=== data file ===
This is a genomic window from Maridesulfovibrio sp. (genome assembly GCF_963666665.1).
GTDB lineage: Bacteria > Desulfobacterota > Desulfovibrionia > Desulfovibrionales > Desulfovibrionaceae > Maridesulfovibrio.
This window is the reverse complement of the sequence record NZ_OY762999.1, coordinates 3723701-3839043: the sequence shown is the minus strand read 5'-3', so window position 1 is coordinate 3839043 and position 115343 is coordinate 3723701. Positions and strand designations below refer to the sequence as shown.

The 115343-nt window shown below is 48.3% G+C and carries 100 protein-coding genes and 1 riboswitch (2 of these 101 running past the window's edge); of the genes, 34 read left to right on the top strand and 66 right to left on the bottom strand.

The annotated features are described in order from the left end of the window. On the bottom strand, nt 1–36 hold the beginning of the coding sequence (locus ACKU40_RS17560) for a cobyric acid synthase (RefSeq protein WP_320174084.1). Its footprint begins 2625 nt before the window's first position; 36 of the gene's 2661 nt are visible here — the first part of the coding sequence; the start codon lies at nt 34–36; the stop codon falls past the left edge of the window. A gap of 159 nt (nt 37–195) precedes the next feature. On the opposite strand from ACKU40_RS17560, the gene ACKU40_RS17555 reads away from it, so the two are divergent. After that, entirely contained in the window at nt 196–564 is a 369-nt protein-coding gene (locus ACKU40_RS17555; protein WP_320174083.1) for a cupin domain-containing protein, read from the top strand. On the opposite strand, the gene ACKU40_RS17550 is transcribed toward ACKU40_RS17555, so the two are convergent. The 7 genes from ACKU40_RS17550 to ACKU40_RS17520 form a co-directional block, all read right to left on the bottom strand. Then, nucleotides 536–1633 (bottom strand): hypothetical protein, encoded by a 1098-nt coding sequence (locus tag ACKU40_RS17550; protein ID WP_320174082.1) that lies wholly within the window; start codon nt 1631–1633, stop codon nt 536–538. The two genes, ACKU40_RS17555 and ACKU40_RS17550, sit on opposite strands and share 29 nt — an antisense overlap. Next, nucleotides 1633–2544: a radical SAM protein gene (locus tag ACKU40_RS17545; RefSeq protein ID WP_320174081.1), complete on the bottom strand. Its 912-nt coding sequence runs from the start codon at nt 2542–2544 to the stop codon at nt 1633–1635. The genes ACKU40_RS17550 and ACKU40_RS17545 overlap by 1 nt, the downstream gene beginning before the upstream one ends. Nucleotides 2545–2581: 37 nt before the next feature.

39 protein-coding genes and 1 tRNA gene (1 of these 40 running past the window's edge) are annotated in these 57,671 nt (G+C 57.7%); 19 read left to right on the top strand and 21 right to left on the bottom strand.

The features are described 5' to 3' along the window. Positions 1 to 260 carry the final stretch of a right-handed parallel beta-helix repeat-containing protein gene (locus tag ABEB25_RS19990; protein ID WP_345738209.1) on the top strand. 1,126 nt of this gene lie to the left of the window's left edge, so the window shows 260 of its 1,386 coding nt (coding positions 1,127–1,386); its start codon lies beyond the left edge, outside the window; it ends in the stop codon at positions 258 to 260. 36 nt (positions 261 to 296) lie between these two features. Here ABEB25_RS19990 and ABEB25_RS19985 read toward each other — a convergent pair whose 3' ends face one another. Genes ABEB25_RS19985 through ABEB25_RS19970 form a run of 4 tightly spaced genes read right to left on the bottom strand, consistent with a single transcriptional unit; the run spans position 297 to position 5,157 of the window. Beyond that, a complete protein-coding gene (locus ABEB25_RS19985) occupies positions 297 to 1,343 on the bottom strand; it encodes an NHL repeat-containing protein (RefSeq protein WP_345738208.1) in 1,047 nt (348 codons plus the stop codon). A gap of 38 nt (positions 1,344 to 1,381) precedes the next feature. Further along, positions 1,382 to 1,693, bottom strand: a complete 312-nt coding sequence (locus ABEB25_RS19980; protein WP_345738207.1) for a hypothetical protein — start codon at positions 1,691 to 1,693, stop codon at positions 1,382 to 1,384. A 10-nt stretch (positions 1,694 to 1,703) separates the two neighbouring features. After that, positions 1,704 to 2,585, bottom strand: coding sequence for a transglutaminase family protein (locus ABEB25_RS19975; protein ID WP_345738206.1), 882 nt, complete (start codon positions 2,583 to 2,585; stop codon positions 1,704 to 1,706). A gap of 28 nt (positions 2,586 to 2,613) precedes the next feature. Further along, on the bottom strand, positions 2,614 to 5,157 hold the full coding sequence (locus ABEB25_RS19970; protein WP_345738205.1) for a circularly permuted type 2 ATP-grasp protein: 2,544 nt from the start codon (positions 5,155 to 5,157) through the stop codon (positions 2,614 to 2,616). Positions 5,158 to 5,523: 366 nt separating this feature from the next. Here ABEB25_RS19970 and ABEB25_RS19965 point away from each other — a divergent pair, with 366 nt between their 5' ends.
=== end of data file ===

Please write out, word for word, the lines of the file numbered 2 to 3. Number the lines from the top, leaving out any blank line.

GTDB lineage: Bacteria > Desulfobacterota > Desulfovibrionia > Desulfovibrionales > Desulfovibrionaceae > Maridesulfovibrio.
This window is the reverse complement of the sequence record NZ_OY762999.1, coordinates 3723701-3839043: the sequence shown is the minus strand read 5'-3', so window position 1 is coordinate 3839043 and position 115343 is coordinate 3723701. Positions and strand designations below refer to the sequence as shown.